Obamacare insurance premiums will leap 6 percent a year over the next decade, and companies will drop millions of employees from their health plans as insurers and employers calibrate their offerings for the new marketplace, the Congressional Budget Office said Thursday.
The health law will continue to steadily grow in both cost and coverage, working toward President Obama’s goal of expanding those with access to insurance — but the government will shell out tens of billions of dollars to pay for it, analysts said in their latest evaluation of the federal budget and the Affordable Care Act, which is driving much of the change.
Medicaid, the federal-state health program for the poor, is growing particularly fast, with some 13 million people signed up for the program this year because of Obamacare. That’s up 3 million from 2015, and it will grow to 19 million by 2026, the CBO said.
Some of those millions will be the working poor, who could get coverage through their jobs but choose Medicaid instead. But millions of others will be thrown out of their plans by businesses who decide it’s cheaper to pay the government penalty than to offer coverage to all of their employers.
“Over the next few years, more employers are expected to respond to the availability of coverage through the marketplaces by declining to offer insurance to their employees,” the CBO said. “As employers change their insurance offerings, some of their employers are expected to enroll in coverage through the marketplaces.”
Between the pull of Medicaid and the push of employers dumping plans, some 9 million fewer people will be getting coverage through their jobs than would have been the case without Obamacare, analysts said.
The expanded number of people on Medicaid, and the growing number of people buying insurance on the Obamacare health exchanges with the aid of taxpayer subsidies, will push up the cost of coverage some $136 billion over last year’s projection.
The health law turned six this week, with Democrats saying it has lived up to its promise of covering millions of Americans who lacked insurance before.
In 2010 the Census Bureau said more than 16 percent of residents in the U.S. lacked insurance. The CBO says that, under Obamacare, that will drop to about 10 percent — or about 27 million people. Many of those are illegal immigrants ineligible for Obamacare, some others are exempt, and still others choose to pay the tax penalty rather than obtain insurance.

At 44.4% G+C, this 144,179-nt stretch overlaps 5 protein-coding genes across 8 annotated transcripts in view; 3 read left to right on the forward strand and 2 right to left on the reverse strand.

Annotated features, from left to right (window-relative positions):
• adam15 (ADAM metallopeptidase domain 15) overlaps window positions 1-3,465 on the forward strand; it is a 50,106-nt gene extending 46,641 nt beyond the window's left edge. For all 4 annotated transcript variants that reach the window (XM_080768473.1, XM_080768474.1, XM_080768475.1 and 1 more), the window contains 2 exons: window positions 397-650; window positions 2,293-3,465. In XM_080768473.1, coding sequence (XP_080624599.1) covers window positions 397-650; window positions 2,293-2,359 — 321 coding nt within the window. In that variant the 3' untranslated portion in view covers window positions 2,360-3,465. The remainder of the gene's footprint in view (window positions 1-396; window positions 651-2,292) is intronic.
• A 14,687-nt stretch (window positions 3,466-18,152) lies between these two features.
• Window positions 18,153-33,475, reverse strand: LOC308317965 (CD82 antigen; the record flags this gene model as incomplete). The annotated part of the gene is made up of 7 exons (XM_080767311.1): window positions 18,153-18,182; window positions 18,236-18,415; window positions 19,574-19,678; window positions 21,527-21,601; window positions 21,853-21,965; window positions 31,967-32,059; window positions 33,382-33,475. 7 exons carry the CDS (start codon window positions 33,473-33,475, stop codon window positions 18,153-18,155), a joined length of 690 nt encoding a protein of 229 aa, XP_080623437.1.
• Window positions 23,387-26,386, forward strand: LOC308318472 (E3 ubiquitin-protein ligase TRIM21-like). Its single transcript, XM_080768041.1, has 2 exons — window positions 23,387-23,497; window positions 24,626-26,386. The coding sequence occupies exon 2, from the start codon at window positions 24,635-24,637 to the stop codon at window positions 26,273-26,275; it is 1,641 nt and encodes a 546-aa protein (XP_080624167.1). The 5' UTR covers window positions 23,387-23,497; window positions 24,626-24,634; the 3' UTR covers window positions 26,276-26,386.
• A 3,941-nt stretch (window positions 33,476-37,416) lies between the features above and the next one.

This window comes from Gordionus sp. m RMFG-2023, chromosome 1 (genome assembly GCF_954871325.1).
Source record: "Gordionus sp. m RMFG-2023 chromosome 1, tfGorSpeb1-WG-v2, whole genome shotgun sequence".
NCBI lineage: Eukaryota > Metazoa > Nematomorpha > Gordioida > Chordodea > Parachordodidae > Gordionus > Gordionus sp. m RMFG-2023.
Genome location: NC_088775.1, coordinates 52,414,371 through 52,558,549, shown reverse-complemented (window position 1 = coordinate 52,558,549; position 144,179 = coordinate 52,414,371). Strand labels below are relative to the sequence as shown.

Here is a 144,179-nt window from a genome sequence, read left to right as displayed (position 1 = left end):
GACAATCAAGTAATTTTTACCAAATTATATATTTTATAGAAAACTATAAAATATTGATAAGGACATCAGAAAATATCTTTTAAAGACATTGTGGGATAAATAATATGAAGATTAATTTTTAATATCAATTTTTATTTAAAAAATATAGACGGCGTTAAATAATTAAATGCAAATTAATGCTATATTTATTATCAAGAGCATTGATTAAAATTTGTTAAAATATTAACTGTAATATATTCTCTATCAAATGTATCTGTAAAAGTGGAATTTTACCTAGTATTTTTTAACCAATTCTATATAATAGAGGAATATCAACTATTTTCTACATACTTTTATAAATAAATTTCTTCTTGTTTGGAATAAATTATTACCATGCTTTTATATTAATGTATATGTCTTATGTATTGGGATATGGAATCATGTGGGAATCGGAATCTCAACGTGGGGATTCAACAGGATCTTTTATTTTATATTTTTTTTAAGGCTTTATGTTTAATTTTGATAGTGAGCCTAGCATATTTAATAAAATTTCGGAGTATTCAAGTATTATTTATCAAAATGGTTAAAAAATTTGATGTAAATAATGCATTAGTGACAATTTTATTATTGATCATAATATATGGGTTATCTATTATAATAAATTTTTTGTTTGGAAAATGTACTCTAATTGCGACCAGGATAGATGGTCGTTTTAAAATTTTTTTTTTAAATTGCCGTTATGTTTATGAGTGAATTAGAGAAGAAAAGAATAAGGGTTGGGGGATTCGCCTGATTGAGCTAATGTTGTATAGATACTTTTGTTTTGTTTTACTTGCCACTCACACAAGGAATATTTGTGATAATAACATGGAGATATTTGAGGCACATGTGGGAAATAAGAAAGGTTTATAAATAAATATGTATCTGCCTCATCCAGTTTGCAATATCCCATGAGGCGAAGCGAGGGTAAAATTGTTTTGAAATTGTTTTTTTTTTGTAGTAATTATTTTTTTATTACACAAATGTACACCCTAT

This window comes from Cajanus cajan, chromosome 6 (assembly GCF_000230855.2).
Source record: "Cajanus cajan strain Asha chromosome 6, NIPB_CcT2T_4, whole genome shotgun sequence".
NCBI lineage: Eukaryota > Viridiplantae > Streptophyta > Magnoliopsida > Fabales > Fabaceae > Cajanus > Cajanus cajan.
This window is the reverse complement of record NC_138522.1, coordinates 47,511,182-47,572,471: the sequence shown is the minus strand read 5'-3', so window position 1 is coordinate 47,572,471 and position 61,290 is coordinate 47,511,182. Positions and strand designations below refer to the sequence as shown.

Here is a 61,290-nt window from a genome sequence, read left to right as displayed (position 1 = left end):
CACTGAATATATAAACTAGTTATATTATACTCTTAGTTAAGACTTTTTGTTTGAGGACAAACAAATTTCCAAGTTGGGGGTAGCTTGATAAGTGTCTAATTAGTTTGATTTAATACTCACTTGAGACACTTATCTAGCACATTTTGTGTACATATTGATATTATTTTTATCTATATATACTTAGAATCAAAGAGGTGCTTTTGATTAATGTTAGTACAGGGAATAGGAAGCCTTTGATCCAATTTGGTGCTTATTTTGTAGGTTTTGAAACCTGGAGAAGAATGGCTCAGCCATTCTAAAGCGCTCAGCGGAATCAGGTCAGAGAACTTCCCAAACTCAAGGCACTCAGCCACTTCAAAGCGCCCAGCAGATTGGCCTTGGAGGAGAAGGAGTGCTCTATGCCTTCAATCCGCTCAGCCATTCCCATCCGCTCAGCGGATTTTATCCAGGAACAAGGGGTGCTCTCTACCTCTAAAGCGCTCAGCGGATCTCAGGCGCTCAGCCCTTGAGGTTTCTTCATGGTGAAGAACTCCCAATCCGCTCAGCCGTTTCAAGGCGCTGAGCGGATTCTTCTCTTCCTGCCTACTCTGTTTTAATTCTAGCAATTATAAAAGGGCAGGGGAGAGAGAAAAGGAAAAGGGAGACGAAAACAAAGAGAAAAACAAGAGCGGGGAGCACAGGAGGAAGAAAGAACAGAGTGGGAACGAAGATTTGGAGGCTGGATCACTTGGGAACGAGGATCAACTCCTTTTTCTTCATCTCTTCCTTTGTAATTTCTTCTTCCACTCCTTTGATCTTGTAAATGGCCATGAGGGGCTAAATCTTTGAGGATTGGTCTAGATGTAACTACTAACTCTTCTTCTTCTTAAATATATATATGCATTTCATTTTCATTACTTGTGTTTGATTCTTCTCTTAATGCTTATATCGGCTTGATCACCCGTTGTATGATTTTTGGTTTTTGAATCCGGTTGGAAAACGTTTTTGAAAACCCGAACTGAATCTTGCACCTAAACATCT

But with the tax penalty biting ever deeper, interest in Obamacare’s exchanges — the marketplaces that are the crux of the health law — is growing. The CBO said some 13 million people selected plans this year, and that will rise to 15 million next year, and to as many as 19 million people later this decade.
Up to 16 million of those will be getting government subsidies to buy their insurance.
For the broader federal budget, the CBO said revenue is slightly lower than projected, but spending is even lower. That works out to a deficit of $534 billion, which is better than the estimate of a few months ago — though still worse than the 2015 total of $438 billion.
It’s the first time the deficit has spiked since 2009, when President Obama took office amid the economic downturn and massive government deficit spending to try to stimulate it.
The new numbers should be a wake-up call to Congress and the White House, budget watchdogs said.
“The era of declining deficits has clearly come to an end,” Michael A. Peterson, president of the Peter G. Peterson Foundation, said in a statement asking the presidential candidates to address the growing problem. “Americans are asking candidates to put forward a plan, and candidates have a responsibility to tell voters their ideas to put our debt on a sustainable path and build a strong economy in the decades ahead.”
An analysis by the Center for a Responsible Federal Budget, which crunched the numbers on the available plans of each of the five major presidential candidates still in the race, found only Ohio Gov. John Kasich, on the GOP side, would cut government spending, by about 2 percent.
Democratic front-runner Hillary Clinton would oversee a 2 percent spending hike over the next decade, GOP front-runner Donald Trump would raise spending by 3 percent, Sen. Ted Cruz would boost it by 6 percent, and Sen. Bernard Sanders wants a massive 33 percent hike in government outlays.